Above: Dirt (MIT Press, 2012); Vik Muniz, Pictures of Dust (2000) (after Donald Judd’s Untitled, 1965 and Richard Serra’s Left Corner Rectangles, 1979); Vik Muniz, Wasteland (2007-10) (see the documentary film website)
My very first semester of graduate school, I took a class called “Post-Spectacle” in the Architecture and Design department at UPenn taught by Helene Furjan. It was a great crash course in Guy Debord’s “Society of the Spectacle” from c.1900 phantasmagoria—theater shows with projected magic lantern slides—to c.2000 Las Vegas casinos—with their disorienting carpets and scented air so that time, space, and anything outside collapses into quarter-lobbing oblivion. It was also great to meet architecture students whose rapacious program dictated a tempo that made the art history PhD track seem languorous. A few weeks in Helene announced that she was working with a group of students on a publication, via. The issue on Occupation had just come out and the new issues on Dirt was in the works (Camouflage is in-process now). She gave us the option of writing something for a final paper. I wrote about recreations by artists as a way of remaking the heavy detritus of art’s history, and one heavily edited example from my rambling first graduate school paper made its way into the collection of essays. That was 2007, and like most academic publishing, I have learned, the book has finally been published jointly with MIT Press this month in 2012.
The beautiful book is a varied collection of takes (conversations, essays, designs) on an almost limitless definition of dirt. Many take detritus—the rejected, excreted, organic, excessive—as a modality of practice for doing and creation. From the flap: “Dirt presents a selection of works that share dirty attitudes: essays, interviews, excavations, and projects that view dirt not as filth but as a medium, a metaphor, a material, a process, a design tool, a narrative, a system. […] The chapters predict and report on city waterfronts revamped by climate change, the reinvention of suburbia, and cityscapes of ruins; dish the dirt with yet-to-be proven facts; make such unexpected linkages as ornament to weed growth and cell networks to zip-ties; examine the work of innovative thinkers who have imagined or created, among other things, a replica of Robert Smithson’s famous earthwork Spiral Jetty in “table-top scale,” live models of the Arctic ice caps, and an inhabitable “green roof”; and describe an ecological landscape urbanism that incorporates the natural sciences in its processes.” Yup, that’s (emboldened) what I wrote about. Vik Muniz’s recreation in his Brooklyn apartment of Robert Smithson’s legendary earth art. I basically discuss appropriation hinting at originality while exposing artificiality as contemporary art’s dirty modality.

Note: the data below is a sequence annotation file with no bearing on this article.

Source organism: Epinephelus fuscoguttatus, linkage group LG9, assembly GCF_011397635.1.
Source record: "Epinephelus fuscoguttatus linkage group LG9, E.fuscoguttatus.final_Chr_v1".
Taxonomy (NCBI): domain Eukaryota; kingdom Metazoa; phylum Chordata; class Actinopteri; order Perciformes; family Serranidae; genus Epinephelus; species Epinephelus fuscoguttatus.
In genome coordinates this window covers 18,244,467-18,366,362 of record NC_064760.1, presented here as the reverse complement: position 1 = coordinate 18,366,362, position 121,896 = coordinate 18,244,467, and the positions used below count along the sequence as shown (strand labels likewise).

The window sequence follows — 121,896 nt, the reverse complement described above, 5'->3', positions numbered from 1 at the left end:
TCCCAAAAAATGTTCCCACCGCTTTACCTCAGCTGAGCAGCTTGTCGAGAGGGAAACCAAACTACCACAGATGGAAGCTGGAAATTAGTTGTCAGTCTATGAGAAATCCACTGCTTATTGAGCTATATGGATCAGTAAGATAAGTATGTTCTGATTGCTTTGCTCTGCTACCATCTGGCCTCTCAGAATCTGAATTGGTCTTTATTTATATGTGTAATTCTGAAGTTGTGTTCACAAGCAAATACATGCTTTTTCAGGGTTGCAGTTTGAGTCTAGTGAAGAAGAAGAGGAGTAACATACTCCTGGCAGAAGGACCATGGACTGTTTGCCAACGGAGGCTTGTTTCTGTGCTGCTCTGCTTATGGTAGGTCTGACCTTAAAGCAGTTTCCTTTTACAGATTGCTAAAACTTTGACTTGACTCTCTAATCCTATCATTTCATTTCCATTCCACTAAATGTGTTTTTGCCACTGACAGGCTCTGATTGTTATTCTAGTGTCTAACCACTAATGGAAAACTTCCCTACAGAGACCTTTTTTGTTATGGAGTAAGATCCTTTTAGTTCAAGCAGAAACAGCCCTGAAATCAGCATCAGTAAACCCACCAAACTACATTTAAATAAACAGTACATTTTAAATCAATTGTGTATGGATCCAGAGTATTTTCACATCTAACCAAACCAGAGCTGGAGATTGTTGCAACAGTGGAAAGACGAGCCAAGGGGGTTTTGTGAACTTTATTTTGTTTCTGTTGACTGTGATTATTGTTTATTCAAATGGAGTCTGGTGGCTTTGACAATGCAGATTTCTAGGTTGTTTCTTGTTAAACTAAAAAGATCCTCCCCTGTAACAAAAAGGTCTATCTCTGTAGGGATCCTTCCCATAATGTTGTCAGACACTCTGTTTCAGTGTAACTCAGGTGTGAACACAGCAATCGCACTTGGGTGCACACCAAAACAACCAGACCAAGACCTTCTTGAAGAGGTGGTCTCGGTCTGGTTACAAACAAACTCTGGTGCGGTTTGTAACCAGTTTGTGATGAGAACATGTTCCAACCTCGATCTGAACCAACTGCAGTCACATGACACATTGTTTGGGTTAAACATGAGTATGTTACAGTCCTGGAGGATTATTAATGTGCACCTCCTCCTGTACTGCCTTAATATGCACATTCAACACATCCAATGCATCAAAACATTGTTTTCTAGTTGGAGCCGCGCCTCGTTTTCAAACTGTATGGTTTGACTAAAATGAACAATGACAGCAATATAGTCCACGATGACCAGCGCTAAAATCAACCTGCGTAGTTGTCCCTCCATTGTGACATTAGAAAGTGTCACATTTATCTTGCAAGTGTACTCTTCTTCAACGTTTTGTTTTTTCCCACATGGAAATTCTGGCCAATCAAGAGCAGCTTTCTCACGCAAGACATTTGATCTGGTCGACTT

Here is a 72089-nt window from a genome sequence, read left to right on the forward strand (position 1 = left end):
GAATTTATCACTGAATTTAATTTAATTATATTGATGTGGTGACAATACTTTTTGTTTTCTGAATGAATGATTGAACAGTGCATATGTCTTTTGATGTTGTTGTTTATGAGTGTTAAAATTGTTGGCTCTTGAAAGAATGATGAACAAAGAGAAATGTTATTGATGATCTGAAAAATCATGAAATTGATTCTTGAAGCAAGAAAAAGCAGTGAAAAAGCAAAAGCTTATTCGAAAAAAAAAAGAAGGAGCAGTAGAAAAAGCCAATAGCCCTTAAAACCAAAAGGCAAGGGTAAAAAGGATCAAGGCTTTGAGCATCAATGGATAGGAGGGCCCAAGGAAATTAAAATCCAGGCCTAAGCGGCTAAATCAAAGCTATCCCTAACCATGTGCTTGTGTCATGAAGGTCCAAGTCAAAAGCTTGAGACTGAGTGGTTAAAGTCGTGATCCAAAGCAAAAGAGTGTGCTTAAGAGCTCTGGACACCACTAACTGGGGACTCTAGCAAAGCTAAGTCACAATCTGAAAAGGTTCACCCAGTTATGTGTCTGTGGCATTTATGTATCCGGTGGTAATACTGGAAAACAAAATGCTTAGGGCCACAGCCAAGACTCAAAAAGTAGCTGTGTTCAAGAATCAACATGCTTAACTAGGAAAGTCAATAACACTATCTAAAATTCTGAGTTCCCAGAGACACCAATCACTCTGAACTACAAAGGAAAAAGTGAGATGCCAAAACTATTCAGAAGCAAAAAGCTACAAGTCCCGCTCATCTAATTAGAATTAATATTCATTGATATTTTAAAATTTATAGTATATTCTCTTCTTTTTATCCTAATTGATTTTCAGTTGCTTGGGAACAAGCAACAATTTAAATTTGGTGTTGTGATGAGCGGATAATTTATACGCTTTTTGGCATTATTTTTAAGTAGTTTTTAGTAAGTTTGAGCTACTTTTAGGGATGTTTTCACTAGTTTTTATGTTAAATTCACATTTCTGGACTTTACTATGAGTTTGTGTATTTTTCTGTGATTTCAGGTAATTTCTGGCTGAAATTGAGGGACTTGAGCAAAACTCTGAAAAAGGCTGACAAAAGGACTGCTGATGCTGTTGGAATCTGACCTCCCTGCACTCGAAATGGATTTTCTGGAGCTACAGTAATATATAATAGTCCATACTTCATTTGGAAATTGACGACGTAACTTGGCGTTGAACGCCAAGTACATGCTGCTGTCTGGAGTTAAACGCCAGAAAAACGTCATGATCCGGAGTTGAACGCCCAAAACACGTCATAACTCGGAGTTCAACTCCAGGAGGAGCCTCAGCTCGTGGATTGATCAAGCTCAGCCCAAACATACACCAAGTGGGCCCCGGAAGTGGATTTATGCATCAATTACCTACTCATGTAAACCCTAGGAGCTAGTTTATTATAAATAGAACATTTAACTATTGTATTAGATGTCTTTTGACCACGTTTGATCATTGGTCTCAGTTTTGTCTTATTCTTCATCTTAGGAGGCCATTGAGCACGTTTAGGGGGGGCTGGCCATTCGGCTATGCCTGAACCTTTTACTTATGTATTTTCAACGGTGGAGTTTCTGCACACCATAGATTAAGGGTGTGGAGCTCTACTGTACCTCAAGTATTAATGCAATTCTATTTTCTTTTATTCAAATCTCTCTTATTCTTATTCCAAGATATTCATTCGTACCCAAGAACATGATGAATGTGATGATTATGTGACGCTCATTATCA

Had I written it today, I would have expanded on Muniz’s incredible oeuvre. His collection of dust (skin, hair, nails, and particles left by the crowds of museum-goers and biological processes) from the Whitney museum, and his use of this public material to recreate installation photos of major minimalist sculptures by Serra, Judd, etc. And so, for instance, you have the sterile minimalist space of the museum and simple, serial forms re-composed from the dirty detritus of that museum space. It’s freaking brillant. Or maybe I would include his work in the trash dumps of Brazil, where he worked with local “catadores”—pickers of recyclables—to create large-scale photographs of famous artworks from the materials and then uses his renown to exhibit and sell the works at auction and gives the money back to the community. It’s captured in a moving documentary Wasteland.
I’m thrilled the book is out…check your local store to see if it’s on the shelves!
Dirt contributors include Barry Bergdoll, Alan Berger, Anita Berrizbeitia, Megan Born, William Braham, Lindsay Bremner, Kim Brickley, Case Brown, Mark Campbell, James Corner, Phillip Crosby, Keller Easterling, Ruth Erickson, Larissa Fassler, Annette Fiero, Helene Furján, Future Cities Lab, Andrea Hansen, Mark Alan Hughes, Tetsugo Hyakutake, Robert Le Ricolais, Lily Jencks, Peter Lloyd Jones, Keith Kaseman, Ferda Kolatan, John Landis, Sylvia Lavin, Andrew Lucia, Ian McHarg, Frank Matero, PEG Office of Landscape + Architecture, Rhett Russo, SERVO, Cathrine Veikos, Phoebe Washburn, Marion Weiss, and Richard Wesley.
Dirt on MIT Press.